The Internal Revenue Service (IRS) currently offers non-compliant US taxpayers several different relief programs in which to report foreign assets and/or income and become compliant with US rules related to the disclosure of foreign assets. One option is the Offshore Voluntary Disclosure Program (OVDP). Another is the Streamlined Filing Compliance Procedures (SFCP). SFCP is further bifurcated into two sub-programs—one for US residents (Streamlined Domestic Offshore Procedures or “SDOP”) and one for non-US residents (Streamlined Foreign Offshore Procedures or “SFOP”). Each program has its own set of tailored procedures and eligibility requirements.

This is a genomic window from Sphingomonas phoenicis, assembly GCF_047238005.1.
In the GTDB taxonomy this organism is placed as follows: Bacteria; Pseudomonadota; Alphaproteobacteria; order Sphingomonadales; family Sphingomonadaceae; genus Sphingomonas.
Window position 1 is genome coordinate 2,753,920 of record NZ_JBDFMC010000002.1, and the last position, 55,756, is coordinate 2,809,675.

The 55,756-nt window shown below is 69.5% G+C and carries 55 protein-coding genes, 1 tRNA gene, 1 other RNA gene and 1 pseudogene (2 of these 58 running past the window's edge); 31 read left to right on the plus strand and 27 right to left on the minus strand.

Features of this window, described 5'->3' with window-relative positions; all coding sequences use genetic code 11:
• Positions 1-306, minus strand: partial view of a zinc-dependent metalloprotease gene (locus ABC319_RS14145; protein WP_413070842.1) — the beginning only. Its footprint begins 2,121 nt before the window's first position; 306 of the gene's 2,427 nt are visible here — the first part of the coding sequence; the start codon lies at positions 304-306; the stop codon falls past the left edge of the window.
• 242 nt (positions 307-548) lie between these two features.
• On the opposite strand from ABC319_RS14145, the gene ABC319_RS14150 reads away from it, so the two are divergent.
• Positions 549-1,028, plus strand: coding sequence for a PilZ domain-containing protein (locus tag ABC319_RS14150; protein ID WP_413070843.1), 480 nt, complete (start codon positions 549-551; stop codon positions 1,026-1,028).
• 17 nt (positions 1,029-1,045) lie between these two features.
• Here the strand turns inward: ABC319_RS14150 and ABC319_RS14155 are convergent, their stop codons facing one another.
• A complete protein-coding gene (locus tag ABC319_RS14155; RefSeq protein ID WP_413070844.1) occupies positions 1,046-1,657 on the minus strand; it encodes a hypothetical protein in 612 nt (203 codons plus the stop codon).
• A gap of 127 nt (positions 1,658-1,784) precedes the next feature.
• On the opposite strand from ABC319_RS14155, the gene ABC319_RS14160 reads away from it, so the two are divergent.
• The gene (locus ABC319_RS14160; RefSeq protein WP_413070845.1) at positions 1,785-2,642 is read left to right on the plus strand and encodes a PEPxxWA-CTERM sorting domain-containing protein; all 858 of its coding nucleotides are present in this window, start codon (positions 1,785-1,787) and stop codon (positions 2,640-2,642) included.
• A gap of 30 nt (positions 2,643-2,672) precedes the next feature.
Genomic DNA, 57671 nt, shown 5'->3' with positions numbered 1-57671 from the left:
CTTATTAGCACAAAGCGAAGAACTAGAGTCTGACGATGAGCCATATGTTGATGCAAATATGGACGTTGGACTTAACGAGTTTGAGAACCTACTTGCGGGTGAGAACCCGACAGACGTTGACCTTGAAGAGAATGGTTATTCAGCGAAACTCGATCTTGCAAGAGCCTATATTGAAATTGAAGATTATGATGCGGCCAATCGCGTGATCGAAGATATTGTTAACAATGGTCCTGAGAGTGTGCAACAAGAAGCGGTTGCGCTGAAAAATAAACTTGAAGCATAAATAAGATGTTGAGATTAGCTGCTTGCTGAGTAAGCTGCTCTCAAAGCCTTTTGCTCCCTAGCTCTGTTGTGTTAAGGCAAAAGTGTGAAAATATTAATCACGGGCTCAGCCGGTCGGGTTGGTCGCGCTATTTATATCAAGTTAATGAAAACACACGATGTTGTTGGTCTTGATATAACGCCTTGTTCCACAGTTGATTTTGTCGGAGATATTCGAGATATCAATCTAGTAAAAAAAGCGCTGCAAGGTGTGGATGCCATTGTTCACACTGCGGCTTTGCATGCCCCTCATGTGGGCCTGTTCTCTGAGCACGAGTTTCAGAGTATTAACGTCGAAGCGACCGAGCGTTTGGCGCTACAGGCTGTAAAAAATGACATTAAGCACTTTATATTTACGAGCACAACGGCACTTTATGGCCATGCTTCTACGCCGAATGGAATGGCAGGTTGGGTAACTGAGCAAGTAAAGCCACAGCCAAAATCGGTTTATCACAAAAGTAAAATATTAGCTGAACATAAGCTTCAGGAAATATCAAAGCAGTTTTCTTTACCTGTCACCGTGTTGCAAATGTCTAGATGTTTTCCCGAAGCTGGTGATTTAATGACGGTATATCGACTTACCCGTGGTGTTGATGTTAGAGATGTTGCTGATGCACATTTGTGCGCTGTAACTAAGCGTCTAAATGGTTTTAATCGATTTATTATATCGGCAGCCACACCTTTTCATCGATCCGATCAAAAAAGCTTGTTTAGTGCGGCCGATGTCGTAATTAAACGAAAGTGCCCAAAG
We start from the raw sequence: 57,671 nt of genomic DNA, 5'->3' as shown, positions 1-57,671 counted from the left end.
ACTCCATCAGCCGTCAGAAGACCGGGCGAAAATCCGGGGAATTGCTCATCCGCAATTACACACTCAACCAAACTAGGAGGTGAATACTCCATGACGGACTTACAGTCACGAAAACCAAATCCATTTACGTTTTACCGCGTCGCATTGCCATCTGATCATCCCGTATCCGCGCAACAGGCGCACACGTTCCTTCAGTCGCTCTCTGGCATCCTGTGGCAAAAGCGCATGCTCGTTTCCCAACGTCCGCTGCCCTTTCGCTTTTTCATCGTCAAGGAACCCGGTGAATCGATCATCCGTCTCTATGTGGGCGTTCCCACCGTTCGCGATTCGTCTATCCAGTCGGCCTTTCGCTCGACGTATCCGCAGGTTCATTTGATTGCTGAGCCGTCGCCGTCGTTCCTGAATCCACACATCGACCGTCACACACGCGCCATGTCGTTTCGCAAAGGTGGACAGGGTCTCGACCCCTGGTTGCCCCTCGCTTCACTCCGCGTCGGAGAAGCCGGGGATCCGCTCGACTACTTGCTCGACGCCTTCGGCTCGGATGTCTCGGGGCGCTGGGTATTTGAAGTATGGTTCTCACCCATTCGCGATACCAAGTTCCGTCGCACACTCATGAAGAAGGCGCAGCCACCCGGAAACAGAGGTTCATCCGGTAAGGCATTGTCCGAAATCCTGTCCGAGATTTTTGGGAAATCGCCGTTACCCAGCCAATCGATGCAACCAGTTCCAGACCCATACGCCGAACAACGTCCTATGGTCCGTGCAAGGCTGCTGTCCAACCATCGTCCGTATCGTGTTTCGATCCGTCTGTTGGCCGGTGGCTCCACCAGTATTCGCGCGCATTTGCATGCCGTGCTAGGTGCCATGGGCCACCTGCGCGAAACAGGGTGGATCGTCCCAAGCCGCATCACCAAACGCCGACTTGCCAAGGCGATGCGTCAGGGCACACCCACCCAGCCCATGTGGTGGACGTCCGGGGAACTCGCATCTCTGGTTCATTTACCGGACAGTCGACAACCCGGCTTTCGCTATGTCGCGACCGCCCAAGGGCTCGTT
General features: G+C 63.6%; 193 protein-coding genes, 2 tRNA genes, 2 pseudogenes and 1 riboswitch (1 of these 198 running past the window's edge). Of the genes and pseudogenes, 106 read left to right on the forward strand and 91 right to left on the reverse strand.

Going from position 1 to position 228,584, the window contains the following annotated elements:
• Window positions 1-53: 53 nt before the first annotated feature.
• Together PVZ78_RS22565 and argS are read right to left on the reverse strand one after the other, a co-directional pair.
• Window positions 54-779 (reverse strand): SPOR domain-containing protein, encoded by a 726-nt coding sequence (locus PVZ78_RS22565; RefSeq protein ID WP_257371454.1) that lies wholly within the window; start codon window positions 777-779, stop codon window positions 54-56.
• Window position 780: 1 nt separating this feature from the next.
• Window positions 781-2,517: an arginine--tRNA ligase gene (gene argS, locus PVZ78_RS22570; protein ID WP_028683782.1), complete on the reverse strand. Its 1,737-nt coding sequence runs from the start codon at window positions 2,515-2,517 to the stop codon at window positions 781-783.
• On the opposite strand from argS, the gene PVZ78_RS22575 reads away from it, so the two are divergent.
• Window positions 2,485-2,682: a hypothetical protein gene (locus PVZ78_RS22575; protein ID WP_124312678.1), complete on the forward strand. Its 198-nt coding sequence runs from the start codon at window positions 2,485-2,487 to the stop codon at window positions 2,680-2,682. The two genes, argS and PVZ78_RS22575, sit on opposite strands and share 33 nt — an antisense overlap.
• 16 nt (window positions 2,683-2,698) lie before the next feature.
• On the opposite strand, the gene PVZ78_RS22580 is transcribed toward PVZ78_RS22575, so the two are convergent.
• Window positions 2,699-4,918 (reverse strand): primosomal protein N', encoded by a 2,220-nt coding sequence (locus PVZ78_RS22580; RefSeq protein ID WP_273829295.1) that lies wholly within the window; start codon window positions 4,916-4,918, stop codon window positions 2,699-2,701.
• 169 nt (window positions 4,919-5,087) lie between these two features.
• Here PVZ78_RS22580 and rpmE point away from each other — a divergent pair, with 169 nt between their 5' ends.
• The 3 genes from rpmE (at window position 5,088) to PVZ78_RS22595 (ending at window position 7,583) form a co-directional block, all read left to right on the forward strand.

The critical differences between OVDP and SFCP are: (1) the non-willfulness requirement; (2) the look-back period; and (3) the amounts of penalties the US taxpayer must pay. Specifically, OVDP does not require the US taxpayer to certify that his or her failure to disclose foreign assets was non-willful. On the other hand, SFCP requires the US taxpayer to certify that his or her failure to disclose foreign assets was non-willful and to also include a narrative explaining such non-willful conduct. The incentive to demonstrate non-willfulness can be significant. In general, US taxpayers who enroll in OVDP must pay a 27.5 percent penalty (and in some cases a 50 percent penalty) of the highest aggregate value of undisclosed foreign assets for the OVDP disclosure period (eight years). However, US taxpayers who enter SDOP must only pay a five percent penalty of undisclosed foreign assets during the disclosure period (three years), and US taxpayers who enter SFOP pay no penalty.